Note: This article discusses difficult topics, including eating disorders and eating disorder recovery. If you or someone you know is struggling, please reach out to the National Eating Disorders Association.
World Mental Health Day serves as a poignant reminder of the silent battles individuals often face, hidden behind smiles and accomplishments. It’s a day to raise awareness and break down stigmas surrounding mental health, and one athlete’s story shines a powerful light on the intersection of mental health and professional running.
Running offers numerous mental health benefits, but it’s undeniable that athletes in the sport, at all levels, grapple with mental health issues. Studies have found that eating disorders are prevalent in ultra runners (32% to 62.5%) and college runners (over one-third).
However, her battle began much earlier.
“I realized during my freshman year of high school that the behaviors I was participating in weren’t good for my health. (I had started restricting when I was 11). I was in complete denial,” she admitted.
Despite recognizing the harm in her behaviors, she couldn’t overcome her disordered thoughts. “I didn’t do much to help myself at the time, other than making a conscious effort to restrict a bit less. It wasn’t until my sophomore year of college that I ever pursued professional help, and even then, I was only 20-30% committed to recovery.”
Initially, Allie believed that restricting her food intake and staying as small as possible would enhance her athletic performance.
Despite strong performances throughout her career, her mental health struggles began to manifest physically. She faced inconsistencies in training as her body was unable to recover and adapt from training and disruptions in training due to continuous bone injuries.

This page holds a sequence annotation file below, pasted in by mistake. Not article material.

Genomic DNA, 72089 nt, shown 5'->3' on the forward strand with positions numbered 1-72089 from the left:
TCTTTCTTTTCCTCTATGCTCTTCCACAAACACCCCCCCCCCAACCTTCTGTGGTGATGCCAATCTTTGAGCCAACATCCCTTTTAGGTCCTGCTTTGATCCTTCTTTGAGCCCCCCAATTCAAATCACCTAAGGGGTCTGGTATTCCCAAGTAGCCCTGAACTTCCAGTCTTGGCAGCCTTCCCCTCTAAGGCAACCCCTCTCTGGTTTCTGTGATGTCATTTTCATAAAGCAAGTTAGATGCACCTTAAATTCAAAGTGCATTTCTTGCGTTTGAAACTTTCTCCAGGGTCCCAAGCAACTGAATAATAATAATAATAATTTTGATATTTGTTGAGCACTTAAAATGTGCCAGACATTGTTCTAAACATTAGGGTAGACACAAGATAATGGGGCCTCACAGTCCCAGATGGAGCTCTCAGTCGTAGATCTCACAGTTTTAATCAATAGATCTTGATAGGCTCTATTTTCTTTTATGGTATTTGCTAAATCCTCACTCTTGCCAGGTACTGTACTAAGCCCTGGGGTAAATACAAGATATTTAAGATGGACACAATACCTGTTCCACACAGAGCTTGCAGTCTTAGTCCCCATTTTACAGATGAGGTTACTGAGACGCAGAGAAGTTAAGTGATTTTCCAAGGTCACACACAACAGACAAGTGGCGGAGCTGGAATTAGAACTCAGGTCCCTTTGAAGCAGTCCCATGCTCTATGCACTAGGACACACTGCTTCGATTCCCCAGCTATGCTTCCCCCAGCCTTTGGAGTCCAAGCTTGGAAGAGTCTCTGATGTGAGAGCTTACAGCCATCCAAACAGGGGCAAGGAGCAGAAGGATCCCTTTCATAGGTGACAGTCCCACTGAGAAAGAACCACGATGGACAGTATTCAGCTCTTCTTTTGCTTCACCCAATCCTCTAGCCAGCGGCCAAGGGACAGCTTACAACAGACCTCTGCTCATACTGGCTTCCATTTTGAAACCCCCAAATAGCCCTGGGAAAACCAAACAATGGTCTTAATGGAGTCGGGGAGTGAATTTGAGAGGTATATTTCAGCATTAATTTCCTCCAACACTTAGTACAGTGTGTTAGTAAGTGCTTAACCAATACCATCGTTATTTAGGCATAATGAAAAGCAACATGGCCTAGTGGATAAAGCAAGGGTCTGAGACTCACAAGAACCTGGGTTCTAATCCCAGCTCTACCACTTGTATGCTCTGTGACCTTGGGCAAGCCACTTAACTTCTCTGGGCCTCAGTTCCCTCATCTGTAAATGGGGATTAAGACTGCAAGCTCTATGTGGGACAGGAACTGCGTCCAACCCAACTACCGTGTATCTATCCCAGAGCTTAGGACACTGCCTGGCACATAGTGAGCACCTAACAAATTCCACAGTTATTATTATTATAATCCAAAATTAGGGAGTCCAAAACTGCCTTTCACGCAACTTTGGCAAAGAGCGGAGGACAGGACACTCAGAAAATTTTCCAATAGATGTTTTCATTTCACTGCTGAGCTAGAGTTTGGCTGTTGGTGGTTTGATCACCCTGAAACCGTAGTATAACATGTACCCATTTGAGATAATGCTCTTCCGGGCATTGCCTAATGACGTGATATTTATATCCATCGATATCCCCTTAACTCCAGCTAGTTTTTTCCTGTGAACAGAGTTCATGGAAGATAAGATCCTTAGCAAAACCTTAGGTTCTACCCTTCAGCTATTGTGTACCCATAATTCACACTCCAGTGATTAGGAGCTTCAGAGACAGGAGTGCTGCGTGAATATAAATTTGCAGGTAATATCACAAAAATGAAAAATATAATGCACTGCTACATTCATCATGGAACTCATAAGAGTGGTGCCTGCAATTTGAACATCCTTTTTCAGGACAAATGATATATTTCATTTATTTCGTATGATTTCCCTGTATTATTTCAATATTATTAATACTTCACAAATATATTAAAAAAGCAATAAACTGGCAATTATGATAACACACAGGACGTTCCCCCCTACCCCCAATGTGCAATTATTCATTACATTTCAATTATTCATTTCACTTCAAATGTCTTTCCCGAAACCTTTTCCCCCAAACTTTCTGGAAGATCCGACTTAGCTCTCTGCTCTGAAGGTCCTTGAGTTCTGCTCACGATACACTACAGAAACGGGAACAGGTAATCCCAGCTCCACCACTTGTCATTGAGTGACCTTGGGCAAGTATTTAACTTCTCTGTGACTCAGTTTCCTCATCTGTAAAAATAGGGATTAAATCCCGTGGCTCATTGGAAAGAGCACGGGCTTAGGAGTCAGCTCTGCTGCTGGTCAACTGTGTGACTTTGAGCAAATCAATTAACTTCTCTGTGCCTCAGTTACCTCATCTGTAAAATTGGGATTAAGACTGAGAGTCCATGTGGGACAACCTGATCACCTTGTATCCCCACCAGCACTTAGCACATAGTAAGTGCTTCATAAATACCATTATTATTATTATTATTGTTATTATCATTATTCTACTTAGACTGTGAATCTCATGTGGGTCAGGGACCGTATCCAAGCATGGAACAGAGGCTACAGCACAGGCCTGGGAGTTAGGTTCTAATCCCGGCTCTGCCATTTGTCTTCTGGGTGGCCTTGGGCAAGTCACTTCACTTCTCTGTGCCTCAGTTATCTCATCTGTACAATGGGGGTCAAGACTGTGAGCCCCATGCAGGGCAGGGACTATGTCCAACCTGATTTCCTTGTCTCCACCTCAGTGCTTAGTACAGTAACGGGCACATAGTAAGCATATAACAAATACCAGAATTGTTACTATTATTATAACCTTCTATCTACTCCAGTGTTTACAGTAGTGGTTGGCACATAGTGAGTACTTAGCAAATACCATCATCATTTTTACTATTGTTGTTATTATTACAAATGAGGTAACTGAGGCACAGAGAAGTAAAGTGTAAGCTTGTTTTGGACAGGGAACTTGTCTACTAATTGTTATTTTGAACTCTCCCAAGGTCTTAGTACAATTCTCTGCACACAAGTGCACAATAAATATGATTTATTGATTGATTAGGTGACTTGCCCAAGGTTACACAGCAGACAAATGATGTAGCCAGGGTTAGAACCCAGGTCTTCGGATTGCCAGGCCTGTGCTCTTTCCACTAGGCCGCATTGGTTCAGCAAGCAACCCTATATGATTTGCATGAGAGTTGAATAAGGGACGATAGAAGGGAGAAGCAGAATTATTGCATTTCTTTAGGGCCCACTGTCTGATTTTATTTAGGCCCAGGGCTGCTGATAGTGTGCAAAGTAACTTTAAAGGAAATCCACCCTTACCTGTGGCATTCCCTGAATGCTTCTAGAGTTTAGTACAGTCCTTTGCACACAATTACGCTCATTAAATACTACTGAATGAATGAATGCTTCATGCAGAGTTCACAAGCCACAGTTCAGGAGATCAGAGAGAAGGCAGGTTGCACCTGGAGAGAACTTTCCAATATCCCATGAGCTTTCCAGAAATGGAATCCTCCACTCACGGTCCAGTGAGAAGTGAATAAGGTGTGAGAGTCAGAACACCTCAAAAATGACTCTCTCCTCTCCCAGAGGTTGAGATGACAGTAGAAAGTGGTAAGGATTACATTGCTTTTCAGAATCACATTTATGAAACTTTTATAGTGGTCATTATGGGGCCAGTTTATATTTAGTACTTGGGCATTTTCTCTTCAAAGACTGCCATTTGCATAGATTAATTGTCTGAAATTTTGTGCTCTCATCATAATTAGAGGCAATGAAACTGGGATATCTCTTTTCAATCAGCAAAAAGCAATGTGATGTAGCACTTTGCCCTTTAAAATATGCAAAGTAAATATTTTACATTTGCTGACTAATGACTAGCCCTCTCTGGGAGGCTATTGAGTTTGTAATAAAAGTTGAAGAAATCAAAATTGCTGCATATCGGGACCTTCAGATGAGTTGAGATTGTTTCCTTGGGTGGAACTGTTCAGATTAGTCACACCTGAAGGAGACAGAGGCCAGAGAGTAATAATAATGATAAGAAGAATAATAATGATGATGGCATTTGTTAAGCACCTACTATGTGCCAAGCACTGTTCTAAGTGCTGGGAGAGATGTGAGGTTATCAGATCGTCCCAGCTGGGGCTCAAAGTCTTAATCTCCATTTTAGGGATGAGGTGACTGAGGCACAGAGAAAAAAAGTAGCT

Nevertheless, Ostrander achieved three NCAA titles in college, earning a contract with Brooks Beasts, a professional track team. Yet, her struggles persisted, leading her to enter an intensive treatment program for eating disorders.
While in recovery, Ostrander competed at the Olympic Trials and achieved a personal best. However, she faced a femoral neck stress fracture in July, her fourth bone stress injury in a year.
This was a turning point for her, prompting her to leave Brooks in pursuit of full recovery.
Realizing the need for change to break the cycle of injuries, Allie approached training with the goal of recovery in mind. She has since found joy in running again, now representing NNormal, a company aligned with her goals.
Allie emphasizes that successful recovery is a long, challenging process filled with discomfort, guilt, and emotional struggles. “Everything gets worse at first, and the trick is dealing with all of that and still continuing to eat and try to question the narrative in your brain.”
Having experienced negative media influences, Allie underscores the media’s role in shaping perceptions of runners’ bodies and fostering unhealthy comparisons. She mentions the direct influence of media when directly commenting on runners’ bodies and the indirect influence by creating a space for comparison.
With her own struggles beginning early in life, Allie stresses the importance of coaches and parents being educated about the signs and symptoms of eating disorders, as early intervention is critical for youth athletes.
“It’s super important to know what to watch for because eating disorders are a mental illness, so sometimes they are not visible physically, but that doesn’t mean they aren’t incredibly damaging.”
Allie advocates for a holistic approach to treatment involving a doctor, therapist, and registered dietitian when feasible.
Allie’s journey illuminates the complex connection between mental health and athletic excellence. Her story underscores the prevalence of mental health challenges in sports, especially among runners. Through her resilience and determination, Allie demonstrates that recovery is possible but requires unwavering commitment and compassion from all involved.